hi,

    this is a VERY great article, I managed to record my desktop already. But when I try it with a game (Its 256 colored game, full screen) it only records black screen and doesnt seems to notice the resolution change… do you have any idea?

  2. Many Ayromlou on November 14th, 2011 at 14:58

    Hi deeped,

    If I had to take a wild guess the fact that the game is using a overlay would cause this issue. I would try this with a DirectX game first and see if that works. Not sure if this game is new or old, but from the sounds of it, it’s possible that it’s using overlay graphics (instead of directx). Sorry I don’t have much experience with capturing game play.

    Hope this helps…..

  3. PeteyMan on November 21st, 2011 at 10:25

    Is there any way to catch the stream on an unjailbreaked PS3? Can we somehow feed it to some other media server, mezmmno, ORB, WMP, PS3 Media Server, in a way we can catch it from there? (Maybe this is a dumb question and the answer is implicit for everyone else…)

  4. Dinh on February 9th, 2012 at 05:35

    this is excellent. but how to stream from behind a router to another computer also behind a router?
    if my computer is 192.168.0.2 and IP is 111.222.333.4444 and my friend is 192.168.0.15 and IP is 555.666.777.888

  5. Many Ayromlou on February 17th, 2012 at 14:52

    Hi Dinh,

    Normally this would work — broadcasting from a private network and receiving in another private network — if the appropriate ports have been opened on the firewall/router and forwarded to the right sender/receiver behind the NAT/router. The problem in this case would be that “usually” for home type installations your upstream bandwidth is not nearly enough to send out a decent video stream to your buddies house. But assuming you do, you (as the sender) would need to send the stream to his external IP address (555.666.777.888, not the private 192 one) at a certain port (anything about 1024 should normally work) and he would have to configure his router to allow reception on that port and also configure “port forwarding/triggering” to his “private” ip address (192.168.0.15 in this case). You, the sender, really don’t have to do much configuration on your router (other that making sure that you’re streaming to HIS EXTERNAL IP address 555.666.777.888 in this case).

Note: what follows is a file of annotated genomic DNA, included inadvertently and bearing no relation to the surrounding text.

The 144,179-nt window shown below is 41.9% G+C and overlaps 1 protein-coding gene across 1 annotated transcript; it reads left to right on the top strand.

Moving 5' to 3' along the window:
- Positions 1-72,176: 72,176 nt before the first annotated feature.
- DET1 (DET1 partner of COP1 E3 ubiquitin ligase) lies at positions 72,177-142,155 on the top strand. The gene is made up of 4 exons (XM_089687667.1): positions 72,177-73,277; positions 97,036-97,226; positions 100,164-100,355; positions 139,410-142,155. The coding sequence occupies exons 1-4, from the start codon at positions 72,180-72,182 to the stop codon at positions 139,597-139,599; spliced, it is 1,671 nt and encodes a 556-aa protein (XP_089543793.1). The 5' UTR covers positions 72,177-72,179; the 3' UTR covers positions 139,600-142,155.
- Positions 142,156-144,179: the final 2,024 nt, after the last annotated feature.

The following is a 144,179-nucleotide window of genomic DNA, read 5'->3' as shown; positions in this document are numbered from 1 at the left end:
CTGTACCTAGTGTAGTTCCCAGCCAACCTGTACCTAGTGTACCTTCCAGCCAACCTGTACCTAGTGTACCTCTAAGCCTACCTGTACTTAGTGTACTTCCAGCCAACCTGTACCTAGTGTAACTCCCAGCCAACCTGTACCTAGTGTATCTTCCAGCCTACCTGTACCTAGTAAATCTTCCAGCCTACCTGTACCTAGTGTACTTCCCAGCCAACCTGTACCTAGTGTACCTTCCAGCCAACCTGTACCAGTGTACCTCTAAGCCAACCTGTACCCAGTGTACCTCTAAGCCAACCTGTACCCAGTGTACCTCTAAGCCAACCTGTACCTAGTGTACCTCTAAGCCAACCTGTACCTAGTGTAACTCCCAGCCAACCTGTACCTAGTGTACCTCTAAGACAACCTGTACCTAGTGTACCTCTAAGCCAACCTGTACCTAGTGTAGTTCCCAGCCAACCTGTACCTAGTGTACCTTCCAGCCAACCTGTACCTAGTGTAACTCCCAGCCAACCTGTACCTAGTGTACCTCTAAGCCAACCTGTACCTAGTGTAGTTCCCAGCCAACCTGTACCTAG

Good luck,
    TTYL
    Many

  6. edu on June 27th, 2012 at 07:00

    Hi,

    Thanks for your tutorial. It has a lot of delay for real realtime streaming. How can i reduce much more this latency?

    Thanks

  7. Tsaukpaetra on June 29th, 2012 at 03:00

    I know it’s old, but can ffmpeg serve a stream accessible via an http request? I’m thinking of streaming this to a smartphone, but i have no idea how i would have the browser listen on a udp port for video data…

  8. Many Ayromlou on June 29th, 2012 at 10:27

    Hi,

    If you’re talking about streaming via “hls” (ie: HTTP Live Streaming) then have a look at the following article:
    http://nerdlogger.com/2010/03/05/how-to-stream-live-hdvdv-to-iphone/